But unhygienic water systems, such as showers in bathrooms, can also transmit the disease. Legionnaires' disease is found around the world. It is especially dangerous for people with weak immune systems. It is treated with antibiotics.
Reposted with permission from DW.
- When the Illness Is a Mystery, Patients Turn to These Detectives ... ›
- A mystery disease hits Norway's dogs - CNN ›
- A mysterious disease is striking American beech trees | Science ... ›
- China outbreak: A mysterious pneumonia is spreading in a major ... ›
- China Grapples With Mystery Pneumonia-Like Illness - The New ... ›
EcoWatch Daily Newsletter
- New Clues Help Monarch Butterfly Conservation Efforts - EcoWatch ›
- Monarch Butterflies Will Be Protected Under Historic Deal - EcoWatch ›
California faces another "critically dry year" according to state officials, and a destructive wildfire season looms on its horizon. But in a state that welcomes innovation, water efficacy approaches and drought management could replenish California, increasingly threatened by the climate's new extremes.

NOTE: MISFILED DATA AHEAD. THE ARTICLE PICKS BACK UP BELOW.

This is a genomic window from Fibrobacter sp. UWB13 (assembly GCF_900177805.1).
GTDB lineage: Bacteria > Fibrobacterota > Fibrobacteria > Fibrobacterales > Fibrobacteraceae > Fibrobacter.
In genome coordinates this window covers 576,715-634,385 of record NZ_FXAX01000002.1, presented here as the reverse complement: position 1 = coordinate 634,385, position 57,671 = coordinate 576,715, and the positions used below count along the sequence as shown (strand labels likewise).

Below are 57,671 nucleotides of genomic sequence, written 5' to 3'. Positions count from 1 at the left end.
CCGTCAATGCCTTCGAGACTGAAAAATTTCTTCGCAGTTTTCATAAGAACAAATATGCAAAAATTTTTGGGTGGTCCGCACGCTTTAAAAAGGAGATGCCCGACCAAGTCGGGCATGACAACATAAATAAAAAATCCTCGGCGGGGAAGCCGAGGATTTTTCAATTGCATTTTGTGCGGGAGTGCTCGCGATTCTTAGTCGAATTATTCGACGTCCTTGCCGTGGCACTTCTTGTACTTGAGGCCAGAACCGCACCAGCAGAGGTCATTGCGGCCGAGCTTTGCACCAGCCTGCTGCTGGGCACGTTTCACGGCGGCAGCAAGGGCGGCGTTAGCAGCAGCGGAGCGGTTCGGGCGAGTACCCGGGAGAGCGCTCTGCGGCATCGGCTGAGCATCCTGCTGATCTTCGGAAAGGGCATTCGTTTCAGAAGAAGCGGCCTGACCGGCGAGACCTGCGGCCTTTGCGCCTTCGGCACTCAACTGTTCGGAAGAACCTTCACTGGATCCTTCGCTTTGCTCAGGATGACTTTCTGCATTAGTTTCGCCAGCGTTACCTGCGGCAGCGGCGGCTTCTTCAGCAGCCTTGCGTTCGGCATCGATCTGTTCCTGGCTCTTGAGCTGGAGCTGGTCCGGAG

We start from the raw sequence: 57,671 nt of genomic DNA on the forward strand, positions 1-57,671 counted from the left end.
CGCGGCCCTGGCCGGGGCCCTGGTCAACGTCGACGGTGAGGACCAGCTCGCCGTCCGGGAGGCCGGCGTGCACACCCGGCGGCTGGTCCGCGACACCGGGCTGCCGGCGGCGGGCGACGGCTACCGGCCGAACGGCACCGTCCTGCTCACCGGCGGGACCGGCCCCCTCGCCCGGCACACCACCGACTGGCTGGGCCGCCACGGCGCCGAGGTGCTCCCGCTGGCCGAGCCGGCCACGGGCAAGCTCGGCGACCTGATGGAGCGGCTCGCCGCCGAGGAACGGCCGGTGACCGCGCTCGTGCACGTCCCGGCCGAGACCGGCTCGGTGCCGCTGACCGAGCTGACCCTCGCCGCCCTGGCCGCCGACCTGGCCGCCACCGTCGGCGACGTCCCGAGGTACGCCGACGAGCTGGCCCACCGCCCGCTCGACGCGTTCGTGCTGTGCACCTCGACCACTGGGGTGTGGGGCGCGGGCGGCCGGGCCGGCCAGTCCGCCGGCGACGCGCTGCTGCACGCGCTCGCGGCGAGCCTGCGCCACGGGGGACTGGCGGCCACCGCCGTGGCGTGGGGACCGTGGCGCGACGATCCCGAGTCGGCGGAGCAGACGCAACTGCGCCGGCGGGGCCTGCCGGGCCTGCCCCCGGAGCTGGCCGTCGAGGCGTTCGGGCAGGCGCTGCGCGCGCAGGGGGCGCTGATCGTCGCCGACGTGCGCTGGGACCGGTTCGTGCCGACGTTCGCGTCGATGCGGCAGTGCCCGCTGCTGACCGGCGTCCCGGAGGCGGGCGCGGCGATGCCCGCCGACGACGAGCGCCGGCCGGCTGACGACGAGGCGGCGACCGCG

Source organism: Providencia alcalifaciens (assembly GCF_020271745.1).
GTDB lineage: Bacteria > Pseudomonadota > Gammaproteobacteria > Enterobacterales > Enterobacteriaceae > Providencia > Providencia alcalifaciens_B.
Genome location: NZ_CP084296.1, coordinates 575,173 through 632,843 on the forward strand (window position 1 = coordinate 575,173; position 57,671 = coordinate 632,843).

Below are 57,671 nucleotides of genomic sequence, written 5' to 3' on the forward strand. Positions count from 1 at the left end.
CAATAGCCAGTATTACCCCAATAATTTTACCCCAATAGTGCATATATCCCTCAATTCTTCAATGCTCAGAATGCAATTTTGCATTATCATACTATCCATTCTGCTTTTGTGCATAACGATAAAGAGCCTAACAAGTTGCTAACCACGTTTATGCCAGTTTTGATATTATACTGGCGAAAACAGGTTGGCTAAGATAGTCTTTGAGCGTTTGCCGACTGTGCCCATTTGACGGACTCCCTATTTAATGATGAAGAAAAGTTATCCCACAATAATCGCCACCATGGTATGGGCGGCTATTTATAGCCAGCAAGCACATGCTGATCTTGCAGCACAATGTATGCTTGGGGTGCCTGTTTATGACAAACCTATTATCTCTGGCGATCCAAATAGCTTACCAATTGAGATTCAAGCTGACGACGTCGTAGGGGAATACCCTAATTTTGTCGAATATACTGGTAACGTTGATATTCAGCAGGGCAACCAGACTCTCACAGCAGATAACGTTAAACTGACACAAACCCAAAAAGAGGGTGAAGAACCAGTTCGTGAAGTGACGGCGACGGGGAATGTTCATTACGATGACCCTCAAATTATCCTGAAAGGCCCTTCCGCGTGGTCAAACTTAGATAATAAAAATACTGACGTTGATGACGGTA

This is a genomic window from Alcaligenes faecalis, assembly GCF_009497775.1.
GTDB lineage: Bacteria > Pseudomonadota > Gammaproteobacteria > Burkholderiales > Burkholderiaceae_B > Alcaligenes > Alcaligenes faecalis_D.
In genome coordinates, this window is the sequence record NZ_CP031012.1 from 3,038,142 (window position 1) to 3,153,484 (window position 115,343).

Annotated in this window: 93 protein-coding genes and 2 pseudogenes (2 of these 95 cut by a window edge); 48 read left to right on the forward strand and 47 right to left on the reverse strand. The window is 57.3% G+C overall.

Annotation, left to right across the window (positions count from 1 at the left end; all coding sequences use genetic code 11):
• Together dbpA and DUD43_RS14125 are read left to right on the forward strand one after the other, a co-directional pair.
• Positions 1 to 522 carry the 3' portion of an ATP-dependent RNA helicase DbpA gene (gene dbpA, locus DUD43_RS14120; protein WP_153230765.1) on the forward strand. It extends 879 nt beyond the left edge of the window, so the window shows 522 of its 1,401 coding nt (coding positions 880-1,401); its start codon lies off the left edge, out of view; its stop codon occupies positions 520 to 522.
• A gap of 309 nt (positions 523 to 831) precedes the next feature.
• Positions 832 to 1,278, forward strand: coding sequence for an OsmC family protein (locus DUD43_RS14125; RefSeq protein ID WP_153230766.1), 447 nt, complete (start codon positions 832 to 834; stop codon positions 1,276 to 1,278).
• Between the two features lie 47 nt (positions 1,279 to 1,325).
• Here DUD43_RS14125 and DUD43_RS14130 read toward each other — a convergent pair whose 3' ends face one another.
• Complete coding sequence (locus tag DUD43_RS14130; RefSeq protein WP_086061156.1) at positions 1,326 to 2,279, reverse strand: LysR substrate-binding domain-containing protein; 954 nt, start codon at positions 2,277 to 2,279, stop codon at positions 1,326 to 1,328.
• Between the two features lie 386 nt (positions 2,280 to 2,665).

- Remarkable Drop in Colorado River Water Use Sign of Climate ... ›
- California Faces a Future of Extreme Weather - EcoWatch ›
Wisdom the mōlī, or Laysan albatross, is the oldest wild bird known to science at the age of at least 70. She is also, as of February 1, a new mother.
<div id="dadb2" class="rm-shortcode" data-rm-shortcode-id="aa2ad8cb566c9b4b6d2df2693669f6f9"><blockquote class="twitter-tweet twitter-custom-tweet" data-twitter-tweet-id="1357796504740761602" data-partner="rebelmouse"><div style="margin:1em 0">🚨Cute baby alert! Wisdom's chick has hatched!!! 🐣😍 Wisdom, a mōlī (Laysan albatross) and world’s oldest known, ban… https://t.co/Nco050ztBA</div> — USFWS Pacific Region (@USFWS Pacific Region)<a href="https://twitter.com/USFWSPacific/statuses/1357796504740761602">1612558888.0</a></blockquote></div>